Illinois school districts are reporting a shortage of bilingual education teachers with as many as 100 vacancies, as of October.
To help fill the void, the Illinois State Board of Education announced the launch of a $4 million grant to cover tuition costs for teachers interested in becoming licensed to teach English-language learners.
It could make all the difference for the youngest learners. A study from the University of Chicago Consortium on School Research shows that getting bilingual education support to English learners early pays off in the long term.
Senior research associate and managing director at the University of Chicago Consortium on School Research, Marissa de la Torre said that to have young children developing English skills while still developing skills in their native language is a tall order.
“Research shows that it takes between five to seven years to really acquire the academic English that is necessary to be successful in the schools,” said de la Torre. “And in CPS, we have around 21% of the students being classified as English learners, which roughly amounts to 70,000 students, which is a really large number, and the number has been growing over time.”
Rebecca Vonderlack-Navarro, director of education policy and research at the Latino Policy Forum, said the need in Illinois for robust bilingual education support is immense.
“Many Latino students, about two-thirds, begin their education needing services and support in developing their English language. And so most of the English learners in the CPS system and in the state at large are really concentrated in preschool and then the early grades,” said Vonderlack-Navarro. “Statewide about 74% of our English learners are Latino Spanish speaking, it’s actually a little higher within CPS … We’ve got the fourth largest concentration of English learners of any state in the nation. And so I think it’s actually an exciting group of students and work we’ve done with the consortium and their research shows that over time these students do well when they receive adequate services and support.”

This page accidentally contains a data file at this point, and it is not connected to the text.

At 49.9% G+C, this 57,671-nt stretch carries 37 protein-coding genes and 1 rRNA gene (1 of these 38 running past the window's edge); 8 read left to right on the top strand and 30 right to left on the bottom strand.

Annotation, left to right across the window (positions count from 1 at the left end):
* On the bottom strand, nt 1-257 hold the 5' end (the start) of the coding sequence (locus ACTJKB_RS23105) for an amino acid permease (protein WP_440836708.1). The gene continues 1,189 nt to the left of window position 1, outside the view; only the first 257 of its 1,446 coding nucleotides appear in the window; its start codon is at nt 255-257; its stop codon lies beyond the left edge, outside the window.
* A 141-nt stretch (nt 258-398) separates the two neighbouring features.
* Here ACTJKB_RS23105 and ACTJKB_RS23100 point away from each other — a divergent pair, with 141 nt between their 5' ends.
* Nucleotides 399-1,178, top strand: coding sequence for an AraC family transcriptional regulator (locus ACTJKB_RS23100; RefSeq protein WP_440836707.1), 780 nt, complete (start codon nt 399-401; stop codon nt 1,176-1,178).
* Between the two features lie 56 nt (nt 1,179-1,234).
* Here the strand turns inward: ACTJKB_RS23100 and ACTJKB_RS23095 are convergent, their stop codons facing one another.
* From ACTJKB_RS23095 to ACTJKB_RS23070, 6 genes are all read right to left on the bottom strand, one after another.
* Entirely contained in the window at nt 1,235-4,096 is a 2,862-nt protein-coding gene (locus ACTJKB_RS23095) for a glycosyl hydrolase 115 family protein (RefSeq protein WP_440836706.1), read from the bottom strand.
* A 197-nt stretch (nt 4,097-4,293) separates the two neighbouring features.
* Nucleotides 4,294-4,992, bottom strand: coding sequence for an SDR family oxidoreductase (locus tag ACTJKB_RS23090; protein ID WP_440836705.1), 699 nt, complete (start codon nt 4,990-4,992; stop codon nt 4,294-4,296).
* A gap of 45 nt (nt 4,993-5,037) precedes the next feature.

“Illinois is one of the few, if not the only, state in the nation that requires English learner services as early as the age of three. So we are the only state that’s systemically serving those kids,” Vonderlack-Navarro continued. “And so we talk a lot about the importance of early childhood. We talk a lot about the growth of English learners. But knowing that Illinois is really a leader and providing these services coupled with this study shows that those services’ work are really important.”
De la Torre said the research revealed that children who received early education support continue to reap the academic benefits for years.
“Attending pre-K programs in CPS, especially if it is a full day classroom, really (sets) the students on the path to success. First of all, they actually acquired English at a faster rate and their early literacy skills are much better if they attend a full day pre-K program,” de la Torre said. “Even after four years that they have attended pre-K or five years, we see more students are more likely to attend school. They have higher test scores and they do better in their classes, they have higher grades. So attending pre-K, especially full day, seems to be a really strong factor that helps the students begin a path to success.”
And, she noted, the reverse is true as well.
“In the long term, when we look at the students in third grade, if they haven’t received bilingual services starting in kindergarten, we see that they are less likely to come to school. They’re struggling with their classes, and they have lower test [scores] at school as well,” de la Torre said.